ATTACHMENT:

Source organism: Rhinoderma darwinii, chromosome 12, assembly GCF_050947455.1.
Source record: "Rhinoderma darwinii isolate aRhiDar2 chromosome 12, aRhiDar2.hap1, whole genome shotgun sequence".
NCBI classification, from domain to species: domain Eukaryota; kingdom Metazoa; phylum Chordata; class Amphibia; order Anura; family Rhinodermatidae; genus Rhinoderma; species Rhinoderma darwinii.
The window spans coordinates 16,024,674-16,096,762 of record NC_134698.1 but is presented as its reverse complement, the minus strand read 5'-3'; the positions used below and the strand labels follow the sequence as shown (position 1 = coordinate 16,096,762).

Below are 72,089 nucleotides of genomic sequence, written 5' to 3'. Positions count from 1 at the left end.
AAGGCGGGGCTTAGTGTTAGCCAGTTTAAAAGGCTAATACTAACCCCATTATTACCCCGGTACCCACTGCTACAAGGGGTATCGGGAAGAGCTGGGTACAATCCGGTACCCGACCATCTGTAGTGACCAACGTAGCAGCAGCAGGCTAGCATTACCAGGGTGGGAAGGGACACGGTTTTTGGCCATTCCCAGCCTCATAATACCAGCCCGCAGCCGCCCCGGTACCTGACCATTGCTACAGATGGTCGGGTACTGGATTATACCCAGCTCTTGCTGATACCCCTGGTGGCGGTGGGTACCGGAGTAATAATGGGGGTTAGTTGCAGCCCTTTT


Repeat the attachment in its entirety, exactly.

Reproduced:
Source organism: Rhinoderma darwinii, chromosome 12, assembly GCF_050947455.1.
Source record: "Rhinoderma darwinii isolate aRhiDar2 chromosome 12, aRhiDar2.hap1, whole genome shotgun sequence".
NCBI classification, from domain to species: domain Eukaryota; kingdom Metazoa; phylum Chordata; class Amphibia; order Anura; family Rhinodermatidae; genus Rhinoderma; species Rhinoderma darwinii.
The window spans coordinates 16,024,674-16,096,762 of record NC_134698.1 but is presented as its reverse complement, the minus strand read 5'-3'; the positions used below and the strand labels follow the sequence as shown (position 1 = coordinate 16,096,762).

Below are 72,089 nucleotides of genomic sequence, written 5' to 3'. Positions count from 1 at the left end.
AAGGCGGGGCTTAGTGTTAGCCAGTTTAAAAGGCTAATACTAACCCCATTATTACCCCGGTACCCACTGCTACAAGGGGTATCGGGAAGAGCTGGGTACAATCCGGTACCCGACCATCTGTAGTGACCAACGTAGCAGCAGCAGGCTAGCATTACCAGGGTGGGAAGGGACACGGTTTTTGGCCATTCCCAGCCTCATAATACCAGCCCGCAGCCGCCCCGGTACCTGACCATTGCTACAGATGGTCGGGTACTGGATTATACCCAGCTCTTGCTGATACCCCTGGTGGCGGTGGGTACCGGAGTAATAATGGGGGTTAGTTGCAGCCCTTTT